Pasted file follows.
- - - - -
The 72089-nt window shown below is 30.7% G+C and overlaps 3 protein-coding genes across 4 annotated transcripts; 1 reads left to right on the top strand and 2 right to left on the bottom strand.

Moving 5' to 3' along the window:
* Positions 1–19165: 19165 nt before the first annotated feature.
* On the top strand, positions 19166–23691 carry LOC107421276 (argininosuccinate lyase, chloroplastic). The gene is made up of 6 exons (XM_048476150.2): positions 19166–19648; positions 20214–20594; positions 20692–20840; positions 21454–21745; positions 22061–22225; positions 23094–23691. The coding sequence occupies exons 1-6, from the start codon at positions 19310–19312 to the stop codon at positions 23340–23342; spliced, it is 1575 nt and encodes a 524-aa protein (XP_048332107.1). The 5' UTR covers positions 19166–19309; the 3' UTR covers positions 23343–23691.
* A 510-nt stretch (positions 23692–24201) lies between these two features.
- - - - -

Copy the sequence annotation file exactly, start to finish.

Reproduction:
The 72089-nt window shown below is 30.7% G+C and overlaps 3 protein-coding genes across 4 annotated transcripts; 1 reads left to right on the top strand and 2 right to left on the bottom strand.

Moving 5' to 3' along the window:
* Positions 1–19165: 19165 nt before the first annotated feature.
* On the top strand, positions 19166–23691 carry LOC107421276 (argininosuccinate lyase, chloroplastic). The gene is made up of 6 exons (XM_048476150.2): positions 19166–19648; positions 20214–20594; positions 20692–20840; positions 21454–21745; positions 22061–22225; positions 23094–23691. The coding sequence occupies exons 1-6, from the start codon at positions 19310–19312 to the stop codon at positions 23340–23342; spliced, it is 1575 nt and encodes a 524-aa protein (XP_048332107.1). The 5' UTR covers positions 19166–19309; the 3' UTR covers positions 23343–23691.
* A 510-nt stretch (positions 23692–24201) lies between these two features.